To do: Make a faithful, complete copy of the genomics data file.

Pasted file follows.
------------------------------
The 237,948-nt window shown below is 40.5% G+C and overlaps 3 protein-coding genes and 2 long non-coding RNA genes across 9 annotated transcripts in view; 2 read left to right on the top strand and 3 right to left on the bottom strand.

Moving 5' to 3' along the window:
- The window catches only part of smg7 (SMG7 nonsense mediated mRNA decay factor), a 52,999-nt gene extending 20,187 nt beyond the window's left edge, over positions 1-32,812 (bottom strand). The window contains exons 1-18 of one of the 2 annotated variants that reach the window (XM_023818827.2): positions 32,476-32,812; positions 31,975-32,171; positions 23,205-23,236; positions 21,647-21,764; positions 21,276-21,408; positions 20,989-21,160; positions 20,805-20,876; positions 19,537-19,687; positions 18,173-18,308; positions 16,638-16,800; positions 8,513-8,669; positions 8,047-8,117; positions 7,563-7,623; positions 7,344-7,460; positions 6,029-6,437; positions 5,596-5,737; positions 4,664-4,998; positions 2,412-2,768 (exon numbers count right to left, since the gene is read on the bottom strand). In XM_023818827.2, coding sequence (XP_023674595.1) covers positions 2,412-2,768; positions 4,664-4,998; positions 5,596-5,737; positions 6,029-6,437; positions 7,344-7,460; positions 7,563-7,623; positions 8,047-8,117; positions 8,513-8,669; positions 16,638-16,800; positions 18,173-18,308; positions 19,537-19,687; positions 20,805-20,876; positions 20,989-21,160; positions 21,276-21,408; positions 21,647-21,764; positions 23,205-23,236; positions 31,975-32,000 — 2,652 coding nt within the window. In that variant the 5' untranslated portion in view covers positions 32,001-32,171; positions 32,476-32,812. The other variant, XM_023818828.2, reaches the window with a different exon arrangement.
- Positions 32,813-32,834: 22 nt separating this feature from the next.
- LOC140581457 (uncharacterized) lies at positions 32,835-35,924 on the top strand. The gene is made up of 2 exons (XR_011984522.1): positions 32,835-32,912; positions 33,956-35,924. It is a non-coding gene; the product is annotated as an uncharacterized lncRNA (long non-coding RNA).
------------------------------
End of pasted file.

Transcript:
The 237,948-nt window shown below is 40.5% G+C and overlaps 3 protein-coding genes and 2 long non-coding RNA genes across 9 annotated transcripts in view; 2 read left to right on the top strand and 3 right to left on the bottom strand.

Moving 5' to 3' along the window:
- The window catches only part of smg7 (SMG7 nonsense mediated mRNA decay factor), a 52,999-nt gene extending 20,187 nt beyond the window's left edge, over positions 1-32,812 (bottom strand). The window contains exons 1-18 of one of the 2 annotated variants that reach the window (XM_023818827.2): positions 32,476-32,812; positions 31,975-32,171; positions 23,205-23,236; positions 21,647-21,764; positions 21,276-21,408; positions 20,989-21,160; positions 20,805-20,876; positions 19,537-19,687; positions 18,173-18,308; positions 16,638-16,800; positions 8,513-8,669; positions 8,047-8,117; positions 7,563-7,623; positions 7,344-7,460; positions 6,029-6,437; positions 5,596-5,737; positions 4,664-4,998; positions 2,412-2,768 (exon numbers count right to left, since the gene is read on the bottom strand). In XM_023818827.2, coding sequence (XP_023674595.1) covers positions 2,412-2,768; positions 4,664-4,998; positions 5,596-5,737; positions 6,029-6,437; positions 7,344-7,460; positions 7,563-7,623; positions 8,047-8,117; positions 8,513-8,669; positions 16,638-16,800; positions 18,173-18,308; positions 19,537-19,687; positions 20,805-20,876; positions 20,989-21,160; positions 21,276-21,408; positions 21,647-21,764; positions 23,205-23,236; positions 31,975-32,000 — 2,652 coding nt within the window. In that variant the 5' untranslated portion in view covers positions 32,001-32,171; positions 32,476-32,812. The other variant, XM_023818828.2, reaches the window with a different exon arrangement.
- Positions 32,813-32,834: 22 nt separating this feature from the next.
- LOC140581457 (uncharacterized) lies at positions 32,835-35,924 on the top strand. The gene is made up of 2 exons (XR_011984522.1): positions 32,835-32,912; positions 33,956-35,924. It is a non-coding gene; the product is annotated as an uncharacterized lncRNA (long non-coding RNA).